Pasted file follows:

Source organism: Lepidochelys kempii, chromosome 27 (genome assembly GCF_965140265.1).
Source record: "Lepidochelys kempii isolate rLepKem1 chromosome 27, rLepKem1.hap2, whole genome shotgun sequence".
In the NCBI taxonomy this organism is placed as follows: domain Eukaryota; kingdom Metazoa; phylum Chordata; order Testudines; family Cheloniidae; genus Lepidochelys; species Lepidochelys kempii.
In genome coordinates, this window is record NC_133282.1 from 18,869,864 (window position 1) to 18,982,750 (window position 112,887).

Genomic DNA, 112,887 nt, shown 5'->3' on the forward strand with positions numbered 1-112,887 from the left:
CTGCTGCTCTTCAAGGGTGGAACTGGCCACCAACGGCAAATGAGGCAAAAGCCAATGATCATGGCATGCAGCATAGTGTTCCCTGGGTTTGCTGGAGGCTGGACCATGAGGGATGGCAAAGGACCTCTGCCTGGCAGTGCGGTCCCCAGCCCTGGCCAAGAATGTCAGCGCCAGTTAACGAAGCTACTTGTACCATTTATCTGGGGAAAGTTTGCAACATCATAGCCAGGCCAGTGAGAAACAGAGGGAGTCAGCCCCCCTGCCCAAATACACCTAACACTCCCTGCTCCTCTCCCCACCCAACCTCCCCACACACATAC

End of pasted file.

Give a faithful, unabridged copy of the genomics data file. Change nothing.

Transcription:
Source organism: Lepidochelys kempii, chromosome 27 (genome assembly GCF_965140265.1).
Source record: "Lepidochelys kempii isolate rLepKem1 chromosome 27, rLepKem1.hap2, whole genome shotgun sequence".
In the NCBI taxonomy this organism is placed as follows: domain Eukaryota; kingdom Metazoa; phylum Chordata; order Testudines; family Cheloniidae; genus Lepidochelys; species Lepidochelys kempii.
In genome coordinates, this window is record NC_133282.1 from 18,869,864 (window position 1) to 18,982,750 (window position 112,887).

Genomic DNA, 112,887 nt, shown 5'->3' on the forward strand with positions numbered 1-112,887 from the left:
CTGCTGCTCTTCAAGGGTGGAACTGGCCACCAACGGCAAATGAGGCAAAAGCCAATGATCATGGCATGCAGCATAGTGTTCCCTGGGTTTGCTGGAGGCTGGACCATGAGGGATGGCAAAGGACCTCTGCCTGGCAGTGCGGTCCCCAGCCCTGGCCAAGAATGTCAGCGCCAGTTAACGAAGCTACTTGTACCATTTATCTGGGGAAAGTTTGCAACATCATAGCCAGGCCAGTGAGAAACAGAGGGAGTCAGCCCCCCTGCCCAAATACACCTAACACTCCCTGCTCCTCTCCCCACCCAACCTCCCCACACACATAC